Recreation effort needs good coach
Published 12:00 am Wednesday, October 27, 2010
Coach Terry Moffett doesn’t recall any problems with players in 20-plus years of coaching that couldn’t be resolved in a few seconds.
And, if he ever did encounter a player who couldn’t get along with the other players or couldn’t get along with the coach, well, he had a solution to that, too.
“That player needs to find something else to do,” he said. “Time is too short for that player to be unhappy. He can be doing something else.”
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Though he’s not taking much credit for it, the most recent addition to Moffett’s coaching resume is the Dixie Youth 12-year-old All-Stars’ state championship win and World Series appearance this summer.
The state title was many years in the making, Moffett said.
Moffett and his coaching partners started working with the same group of boys when they were only old enough to play coach-pitch ball.
“We emphasized ‘team’ ever since they were old enough to be in All-Stars,” he said.
And it was teamwork that won the title.
Maybe Moffett can take his lessons off the field and into a few local boardrooms.
No one who has followed local government thought it would be easy to partner the Natchez Board of Aldermen, the Adams County Board of Supervisors and the Natchez-Adams County School Board together to create a much-needed recreation complex.
Moffett’s type of teamwork is something the boards have never completely mastered.
Instead, one player’s problems seem to take up too much time and derail too many plans while the entire group loses sight of the goal.
When it comes to local government, someone always tries to be the star. But Moffett knows how to squelch that behavior too.
“If you can do it by yourself, we are going to let you,” he said. “When you can throw it, go catch it and make the out, go ahead.”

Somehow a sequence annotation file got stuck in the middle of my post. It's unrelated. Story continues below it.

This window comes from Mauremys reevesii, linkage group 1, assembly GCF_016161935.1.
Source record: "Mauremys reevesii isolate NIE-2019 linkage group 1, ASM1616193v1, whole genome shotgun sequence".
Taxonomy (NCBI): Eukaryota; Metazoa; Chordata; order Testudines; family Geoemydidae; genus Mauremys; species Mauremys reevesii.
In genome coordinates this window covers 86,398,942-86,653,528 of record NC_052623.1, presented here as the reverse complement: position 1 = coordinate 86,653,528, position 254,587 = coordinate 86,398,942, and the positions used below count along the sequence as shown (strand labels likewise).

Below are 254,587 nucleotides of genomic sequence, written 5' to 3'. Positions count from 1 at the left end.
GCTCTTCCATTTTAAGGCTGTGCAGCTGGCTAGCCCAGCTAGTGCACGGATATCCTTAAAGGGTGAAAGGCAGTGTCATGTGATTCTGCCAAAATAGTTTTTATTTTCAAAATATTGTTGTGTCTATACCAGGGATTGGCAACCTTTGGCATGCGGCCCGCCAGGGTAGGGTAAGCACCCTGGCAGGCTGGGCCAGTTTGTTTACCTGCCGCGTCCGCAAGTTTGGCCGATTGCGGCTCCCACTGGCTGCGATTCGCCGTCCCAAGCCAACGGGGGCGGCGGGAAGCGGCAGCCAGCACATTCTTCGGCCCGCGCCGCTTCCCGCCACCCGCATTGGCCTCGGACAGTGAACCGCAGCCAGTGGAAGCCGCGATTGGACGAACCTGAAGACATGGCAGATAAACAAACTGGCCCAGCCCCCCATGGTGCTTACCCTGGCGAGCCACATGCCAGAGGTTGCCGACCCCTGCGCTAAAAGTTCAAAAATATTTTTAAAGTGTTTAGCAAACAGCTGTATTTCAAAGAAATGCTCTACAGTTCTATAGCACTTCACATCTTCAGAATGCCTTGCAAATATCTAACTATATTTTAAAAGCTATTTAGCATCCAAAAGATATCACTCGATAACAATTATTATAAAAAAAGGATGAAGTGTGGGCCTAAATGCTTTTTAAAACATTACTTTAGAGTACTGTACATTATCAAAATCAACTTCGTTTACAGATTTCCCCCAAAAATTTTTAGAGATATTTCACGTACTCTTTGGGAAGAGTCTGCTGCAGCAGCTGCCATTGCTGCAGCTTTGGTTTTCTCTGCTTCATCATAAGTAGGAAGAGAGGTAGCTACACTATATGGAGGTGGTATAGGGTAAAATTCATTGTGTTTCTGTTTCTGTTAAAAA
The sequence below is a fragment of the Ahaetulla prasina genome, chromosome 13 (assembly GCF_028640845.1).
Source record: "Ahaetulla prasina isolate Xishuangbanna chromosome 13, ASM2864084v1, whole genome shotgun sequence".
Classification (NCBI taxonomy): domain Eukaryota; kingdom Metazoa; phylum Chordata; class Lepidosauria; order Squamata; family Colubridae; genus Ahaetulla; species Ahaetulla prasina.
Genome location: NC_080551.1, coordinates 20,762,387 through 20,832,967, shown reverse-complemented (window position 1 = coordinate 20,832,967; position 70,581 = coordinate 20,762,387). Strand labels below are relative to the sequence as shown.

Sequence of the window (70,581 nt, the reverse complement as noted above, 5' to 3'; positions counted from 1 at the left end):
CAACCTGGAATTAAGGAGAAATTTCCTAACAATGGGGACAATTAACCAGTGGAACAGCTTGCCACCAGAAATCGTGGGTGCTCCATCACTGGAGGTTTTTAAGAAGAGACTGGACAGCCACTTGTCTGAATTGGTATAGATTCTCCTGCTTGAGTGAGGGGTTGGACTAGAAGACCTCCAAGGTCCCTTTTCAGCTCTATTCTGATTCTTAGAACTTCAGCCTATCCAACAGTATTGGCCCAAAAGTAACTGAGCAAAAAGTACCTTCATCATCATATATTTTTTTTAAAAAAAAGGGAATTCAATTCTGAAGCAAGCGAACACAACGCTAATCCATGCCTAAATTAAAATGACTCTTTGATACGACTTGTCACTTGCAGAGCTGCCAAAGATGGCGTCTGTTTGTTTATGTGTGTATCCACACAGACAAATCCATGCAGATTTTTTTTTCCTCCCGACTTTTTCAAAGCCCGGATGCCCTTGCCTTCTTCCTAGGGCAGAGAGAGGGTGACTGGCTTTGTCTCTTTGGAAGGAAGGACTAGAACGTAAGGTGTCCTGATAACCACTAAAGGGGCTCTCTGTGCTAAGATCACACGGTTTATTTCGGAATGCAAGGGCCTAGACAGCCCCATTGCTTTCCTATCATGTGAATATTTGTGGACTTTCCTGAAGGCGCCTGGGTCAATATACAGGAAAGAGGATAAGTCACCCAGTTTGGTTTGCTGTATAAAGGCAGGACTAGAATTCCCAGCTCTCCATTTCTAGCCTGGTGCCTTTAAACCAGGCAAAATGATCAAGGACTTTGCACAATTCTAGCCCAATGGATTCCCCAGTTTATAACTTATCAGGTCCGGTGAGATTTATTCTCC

Last week, a few members of the board of supervisors decided that since they couldn’t throw it, catch it and make the out all alone, that they’d let the fly ball just land at their feet. And then they’d kick it.
The county voted to withdraw $11,000 it had already committed to the recreation project just because the city and the school board hadn’t paid their portions.
Apparently, no one on the county board bothered to ask the city, the school board or the county-appointed members of the recreation commission for details.
The city hasn’t been asked for the money yet. The school board is waiting on an attorney’s ruling before committing.
So, after making fools of themselves with a childish vote, the county came back three days later and reversed its motion.
Unsportsmanlike behavior and lack of communication with the team would likely bench a player on Moffett’s team, if the coach kept him around at all.
The goal for the three local boards is clear — build a recreation complex.
Nearly 80 percent of the voters issued the mandate just shy of a year ago. Ignoring that strong request would be a game-losing move.
A few county supervisors have clearly sent the message, by their actions, that they are against spending any money on a recreation complex.
Voters knew this project would cost money. In fact, the referendum on the ballot said, “Do you favor the creation of a consolidated countywide recreation program to be funded by a bond and/or other financial device in an amount to be determined but not to exceed $5,450,000?”
Adams County wants a recreation complex.
And coach Moffett has a good solution for anyone who doesn’t want to play on that team.
Find another team.
Julie Cooper is the managing editor of The Natchez Democrat. She can be reached at 601-445-3551 or firstname.lastname@example.org.